I was not going to buy anything from the expensive catalogue, but one headline took my eye:
Few things in life are a privilege to give and receive.
Complete with full stop, to suggest that the whisky concerned must be as perfect as the grammar.
Hang on, I thought, that’s rubbish!
A Japanese friend counted it a privilege to buy our daughter’s first shoes: to us it was a privilege to receive them. Rings. Embraces. Musical performances. A child’s painting. A plant grown from seed or cutting. A birthday cake. Care for a frail person.
You can add to the list, and please do. ‘It is in giving that we receive.’ To be alive and able to give and receive is itself a privilege. To be able to love.
To share in Jesus’ humanity and his divinity is the ultimate privilege: freely you have received, so freely give.
Saint Stephen gave his life, as we remember today.
Happy Christmas from all at Agnellus’ mirror!
I guess your Christmas tree is now indoors and decorated? Perhaps the last place you’d expect to find a metal one would be Tanzania. This story comes from the Missionaries of Africa and is by Marien van den Eijnden, M.Afr.
When I visited for the first time the M.Afr. house in Dar-es-Salaam, Tanzania, [now called Atiman House] in the 1960’s, I saw in the courtyard a sort of metal Christmas-tree and wondered what one would be using it for. The top was 1.5 m high or more, and it had some 50 upending branches. The amused confreres explained that one used it to drip-dry wine-bottles after having been cleansed and rinsed. But in those days they rarely used it anymore.
The house was the procure, or distribution centre for the missions, and imported the Mass-wine and table-wine for upcountry. In addition to individual bottles one used damjan [= dame-jeanne], bottles of + 20 litres in a wickerwork basket. Later on drums of 100 litres were used, which were bottled in the respective diocesan headquarters.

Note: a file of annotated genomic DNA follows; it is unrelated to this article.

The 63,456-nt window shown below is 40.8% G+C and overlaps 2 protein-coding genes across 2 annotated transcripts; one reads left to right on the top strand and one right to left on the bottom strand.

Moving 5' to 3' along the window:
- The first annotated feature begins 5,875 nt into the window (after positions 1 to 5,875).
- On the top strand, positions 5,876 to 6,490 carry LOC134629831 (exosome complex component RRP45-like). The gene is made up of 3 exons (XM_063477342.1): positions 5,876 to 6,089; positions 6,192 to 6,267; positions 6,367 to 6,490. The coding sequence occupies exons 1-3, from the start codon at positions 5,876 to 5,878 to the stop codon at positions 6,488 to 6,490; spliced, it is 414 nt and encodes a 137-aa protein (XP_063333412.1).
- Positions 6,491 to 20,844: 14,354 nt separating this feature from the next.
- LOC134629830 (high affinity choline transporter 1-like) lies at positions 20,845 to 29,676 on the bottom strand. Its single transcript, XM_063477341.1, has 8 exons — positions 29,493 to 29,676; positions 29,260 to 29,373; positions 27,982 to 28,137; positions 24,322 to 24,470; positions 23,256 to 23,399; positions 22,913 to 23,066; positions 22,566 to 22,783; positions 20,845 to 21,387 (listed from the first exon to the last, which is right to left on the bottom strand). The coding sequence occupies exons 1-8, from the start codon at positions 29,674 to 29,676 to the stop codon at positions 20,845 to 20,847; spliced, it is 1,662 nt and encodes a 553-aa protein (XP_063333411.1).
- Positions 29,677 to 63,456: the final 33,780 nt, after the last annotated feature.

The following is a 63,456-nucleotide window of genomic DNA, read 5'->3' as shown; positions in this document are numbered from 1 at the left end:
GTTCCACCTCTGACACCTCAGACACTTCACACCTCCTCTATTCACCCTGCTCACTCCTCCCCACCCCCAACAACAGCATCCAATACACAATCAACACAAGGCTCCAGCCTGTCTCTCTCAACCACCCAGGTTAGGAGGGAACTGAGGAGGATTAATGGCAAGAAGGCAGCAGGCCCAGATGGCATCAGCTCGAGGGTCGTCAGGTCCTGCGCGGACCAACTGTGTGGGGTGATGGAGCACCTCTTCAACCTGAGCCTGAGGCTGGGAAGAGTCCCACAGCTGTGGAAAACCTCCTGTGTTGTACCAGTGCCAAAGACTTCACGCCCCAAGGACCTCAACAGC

Marien van den Eijnden, M.Afr.
Father Marien’s story left me wondering at the effort that went into making sure there was enough wine for Mass so far from any vineyards, but grapes have been grown in Tanzania since soon after he arrived there. So maybe the Christmas tree is not needed at Atiman House.
We use a modern version of this once or twice a month at L’Arche Kent. Some readers may remember that it has among its activities a small brewery project. It is hoped to make this into a commercial micro brewery in God’s good time.
Unlike most UK brewers, we recycle bottles. They go through various washing and sterilising processes and are hung out to dry on this handsome red plastic Christmas tree. These are all jobs that core members of the community can do without constant, overpowering supervision, and which they take pride in.
One of our brewers, Paul, recently took some bottles to Japan on a visit to the community there.
Happy Christmas to all,
Maurice, Will and all the team.
We used to sing, ‘When every eye shall see Thee / In deity revealed.’ Moses only saw ‘the back of God’ for a few moments on top of the mountain, a sight too awesome for anyone else, until we learn to see.
Centuries after Moses, for a few moments on top of the mountain, three apostles saw Jesus transfigured. Too awesome for Peter at the time but after the resurrection, as Jesus had suggested, the vision made sense.
Recently I received a minor revelation, not on a mountain top, but on top of a bus – not the Oxford one where C.S. Lewis had a personal epiphany, but the East Kent No 6 to Canterbury. In the front seats were a middle-aged Japanese couple and their teenage daughter; I’d guess father or mother or both were visiting academics, since they later got off at the university. Their daughter was the unwitting angel of revelation for me. She stood up, wrapped her arm around the grab rail, and took a rapid series of photographs. ‘There she goes’, I thought. ‘They love their cameras.’
She sat down, enthusiastically sharing the pictures with her mother. Through new eyes she had seen a place I had passed hundreds of times, seeing and not seeing.
If I need a revelation to see my home county, it’s time to pray, ‘Lord that I may see’, and learn to see Him or his angel, even on top of a bus.